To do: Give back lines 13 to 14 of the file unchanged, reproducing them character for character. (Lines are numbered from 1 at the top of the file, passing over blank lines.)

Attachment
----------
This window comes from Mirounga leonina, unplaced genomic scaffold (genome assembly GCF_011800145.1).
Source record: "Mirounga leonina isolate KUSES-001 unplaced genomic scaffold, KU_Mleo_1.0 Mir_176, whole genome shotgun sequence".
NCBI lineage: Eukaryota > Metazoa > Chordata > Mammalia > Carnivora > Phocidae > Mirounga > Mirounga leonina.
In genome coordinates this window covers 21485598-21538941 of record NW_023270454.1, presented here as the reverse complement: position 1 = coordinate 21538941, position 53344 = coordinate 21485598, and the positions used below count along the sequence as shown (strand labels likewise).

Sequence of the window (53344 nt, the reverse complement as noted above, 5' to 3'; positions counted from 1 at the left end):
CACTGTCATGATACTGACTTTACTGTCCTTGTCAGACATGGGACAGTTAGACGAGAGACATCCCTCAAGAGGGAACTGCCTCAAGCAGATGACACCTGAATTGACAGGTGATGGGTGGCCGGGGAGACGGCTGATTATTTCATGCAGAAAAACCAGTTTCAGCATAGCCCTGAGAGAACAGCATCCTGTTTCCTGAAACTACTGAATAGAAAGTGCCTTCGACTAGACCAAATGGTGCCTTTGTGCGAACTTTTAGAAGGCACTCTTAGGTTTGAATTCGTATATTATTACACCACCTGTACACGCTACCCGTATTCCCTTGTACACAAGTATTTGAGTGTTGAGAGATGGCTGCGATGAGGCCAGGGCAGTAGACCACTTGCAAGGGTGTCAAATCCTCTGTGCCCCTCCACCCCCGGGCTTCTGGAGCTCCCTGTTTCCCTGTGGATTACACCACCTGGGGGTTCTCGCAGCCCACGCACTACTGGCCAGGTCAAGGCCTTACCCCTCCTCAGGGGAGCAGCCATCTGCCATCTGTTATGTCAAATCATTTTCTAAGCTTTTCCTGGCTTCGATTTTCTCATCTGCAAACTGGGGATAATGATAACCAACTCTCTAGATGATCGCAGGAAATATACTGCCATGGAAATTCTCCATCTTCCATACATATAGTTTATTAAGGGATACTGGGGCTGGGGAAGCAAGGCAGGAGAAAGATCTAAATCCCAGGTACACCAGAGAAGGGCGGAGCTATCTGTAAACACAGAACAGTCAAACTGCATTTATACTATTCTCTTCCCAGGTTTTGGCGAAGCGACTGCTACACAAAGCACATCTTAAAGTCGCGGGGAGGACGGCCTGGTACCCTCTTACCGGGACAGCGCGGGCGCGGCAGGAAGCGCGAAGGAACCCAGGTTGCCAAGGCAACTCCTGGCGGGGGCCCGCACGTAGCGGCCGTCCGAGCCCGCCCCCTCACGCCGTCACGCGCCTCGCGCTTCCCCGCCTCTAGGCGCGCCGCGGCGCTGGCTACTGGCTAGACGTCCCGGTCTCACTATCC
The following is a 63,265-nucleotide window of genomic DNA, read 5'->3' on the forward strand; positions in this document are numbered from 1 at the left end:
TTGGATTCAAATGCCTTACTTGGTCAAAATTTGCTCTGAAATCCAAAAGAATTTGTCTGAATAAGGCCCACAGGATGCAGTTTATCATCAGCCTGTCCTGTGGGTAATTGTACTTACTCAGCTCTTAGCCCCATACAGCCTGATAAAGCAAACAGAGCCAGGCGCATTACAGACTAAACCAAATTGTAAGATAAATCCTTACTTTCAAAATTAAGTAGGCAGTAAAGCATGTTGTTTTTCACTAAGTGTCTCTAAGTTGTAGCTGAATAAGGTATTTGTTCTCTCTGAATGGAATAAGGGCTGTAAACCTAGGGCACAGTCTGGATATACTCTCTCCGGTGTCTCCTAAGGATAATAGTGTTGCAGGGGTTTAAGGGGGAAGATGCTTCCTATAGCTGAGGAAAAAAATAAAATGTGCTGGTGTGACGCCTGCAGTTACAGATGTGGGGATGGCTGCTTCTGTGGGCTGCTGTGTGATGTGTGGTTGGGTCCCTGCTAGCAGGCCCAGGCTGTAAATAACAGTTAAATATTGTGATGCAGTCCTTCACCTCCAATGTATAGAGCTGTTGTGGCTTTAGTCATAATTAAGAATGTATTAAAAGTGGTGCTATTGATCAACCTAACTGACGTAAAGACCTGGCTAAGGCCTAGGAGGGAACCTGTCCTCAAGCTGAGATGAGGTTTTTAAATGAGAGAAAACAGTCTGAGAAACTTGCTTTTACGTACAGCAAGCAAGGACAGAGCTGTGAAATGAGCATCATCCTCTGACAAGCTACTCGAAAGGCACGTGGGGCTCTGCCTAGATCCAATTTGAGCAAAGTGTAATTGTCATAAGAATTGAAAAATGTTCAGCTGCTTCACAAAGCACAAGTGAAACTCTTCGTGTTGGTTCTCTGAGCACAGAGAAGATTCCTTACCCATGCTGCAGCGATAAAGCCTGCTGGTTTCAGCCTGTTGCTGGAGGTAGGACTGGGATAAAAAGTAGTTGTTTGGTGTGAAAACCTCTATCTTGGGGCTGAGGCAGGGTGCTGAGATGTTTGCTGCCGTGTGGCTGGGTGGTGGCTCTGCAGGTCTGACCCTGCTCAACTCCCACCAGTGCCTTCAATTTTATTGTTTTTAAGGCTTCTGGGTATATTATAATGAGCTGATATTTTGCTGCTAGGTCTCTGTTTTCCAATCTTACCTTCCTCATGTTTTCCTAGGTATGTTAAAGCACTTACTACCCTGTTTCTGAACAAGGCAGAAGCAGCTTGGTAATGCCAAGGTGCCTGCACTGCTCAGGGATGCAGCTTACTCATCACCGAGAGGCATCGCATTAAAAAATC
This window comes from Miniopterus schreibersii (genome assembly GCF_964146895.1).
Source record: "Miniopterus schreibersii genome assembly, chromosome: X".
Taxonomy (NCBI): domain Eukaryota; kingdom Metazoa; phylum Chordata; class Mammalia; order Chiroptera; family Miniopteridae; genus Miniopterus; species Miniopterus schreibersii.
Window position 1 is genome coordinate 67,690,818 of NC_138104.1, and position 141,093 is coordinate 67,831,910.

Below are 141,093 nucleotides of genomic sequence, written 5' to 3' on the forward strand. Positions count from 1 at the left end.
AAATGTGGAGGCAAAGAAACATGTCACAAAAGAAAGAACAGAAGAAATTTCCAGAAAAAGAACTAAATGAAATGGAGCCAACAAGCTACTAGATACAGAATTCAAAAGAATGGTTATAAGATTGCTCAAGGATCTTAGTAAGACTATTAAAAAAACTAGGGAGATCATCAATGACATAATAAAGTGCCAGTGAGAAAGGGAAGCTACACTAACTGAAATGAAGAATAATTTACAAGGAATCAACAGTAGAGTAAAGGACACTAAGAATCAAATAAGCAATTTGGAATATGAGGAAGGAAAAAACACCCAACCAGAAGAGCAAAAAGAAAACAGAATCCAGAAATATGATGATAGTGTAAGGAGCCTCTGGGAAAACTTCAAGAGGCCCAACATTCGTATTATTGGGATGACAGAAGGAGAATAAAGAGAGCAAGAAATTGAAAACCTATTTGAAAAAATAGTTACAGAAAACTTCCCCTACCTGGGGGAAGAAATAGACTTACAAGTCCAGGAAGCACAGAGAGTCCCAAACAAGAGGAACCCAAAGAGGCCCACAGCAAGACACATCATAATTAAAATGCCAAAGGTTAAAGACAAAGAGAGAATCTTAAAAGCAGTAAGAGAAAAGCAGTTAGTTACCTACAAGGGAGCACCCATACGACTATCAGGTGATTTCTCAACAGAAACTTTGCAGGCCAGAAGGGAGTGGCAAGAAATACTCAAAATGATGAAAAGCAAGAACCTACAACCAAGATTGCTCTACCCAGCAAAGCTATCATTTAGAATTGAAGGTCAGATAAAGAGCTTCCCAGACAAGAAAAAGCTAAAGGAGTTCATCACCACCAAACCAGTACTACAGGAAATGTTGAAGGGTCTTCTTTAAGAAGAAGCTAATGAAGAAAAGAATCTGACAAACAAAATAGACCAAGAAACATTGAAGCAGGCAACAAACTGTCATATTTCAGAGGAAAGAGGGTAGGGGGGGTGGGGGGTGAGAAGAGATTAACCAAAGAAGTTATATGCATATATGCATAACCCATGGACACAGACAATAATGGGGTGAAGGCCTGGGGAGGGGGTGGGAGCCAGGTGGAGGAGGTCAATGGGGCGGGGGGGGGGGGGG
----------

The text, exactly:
Below are 141,093 nucleotides of genomic sequence, written 5' to 3' on the forward strand. Positions count from 1 at the left end.
AAATGTGGAGGCAAAGAAACATGTCACAAAAGAAAGAACAGAAGAAATTTCCAGAAAAAGAACTAAATGAAATGGAGCCAACAAGCTACTAGATACAGAATTCAAAAGAATGGTTATAAGATTGCTCAAGGATCTTAGTAAGACTATTAAAAAAACTAGGGAGATCATCAATGACATAATAAAGTGCCAGTGAGAAAGGGAAGCTACACTAACTGAAATGAAGAATAATTTACAAGGAATCAACAGTAGAGTAAAGGACACTAAGAATCAAATAAGCAATTTGGAATATGAGGAAGGAAAAAACACCCAACCAGAAGAGCAAAAAGAAAACAGAATCCAGAAATATGATGATAGTGTAAGGAGCCTCTGGGAAAACTTCAAGAGGCCCAACATTCGTATTATTGGGATGACAGAAGGAGAATAAAGAGAGCAAGAAATTGAAAACCTATTTGAAAAAATAGTTACAGAAAACTTCCCCTACCTGGGGGAAGAAATAGACTTACAAGTCCAGGAAGCACAGAGAGTCCCAAACAAGAGGAACCCAAAGAGGCCCACAGCAAGACACATCATAATTAAAATGCCAAAGGTTAAAGACAAAGAGAGAATCTTAAAAGCAGTAAGAGAAAAGCAGTTAGTTACCTACAAGGGAGCACCCATACGACTATCAGGTGATTTCTCAACAGAAACTTTGCAGGCCAGAAGGGAGTGGCAAGAAATACTCAAAATGATGAAAAGCAAGAACCTACAACCAAGATTGCTCTACCCAGCAAAGCTATCATTTAGAATTGAAGGTCAGATAAAGAGCTTCCCAGACAAGAAAAAGCTAAAGGAGTTCATCACCACCAAACCAGTACTACAGGAAATGTTGAAGGGTCTTCTTTAAGAAGAAGCTAATGAAGAAAAGAATCTGACAAACAAAATAGACCAAGAAACATTGAAGCAGGCAACAAACTGTCATATTTCAGAGGAAAGAGGGTAGGGGGGGTGGGGGGTGAGAAGAGATTAACCAAAGAAGTTATATGCATATATGCATAACCCATGGACACAGACAATAATGGGGTGAAGGCCTGGGGAGGGGGTGGGAGCCAGGTGGAGGAGGTCAATGGGGCGGGGGGGGGGGGGG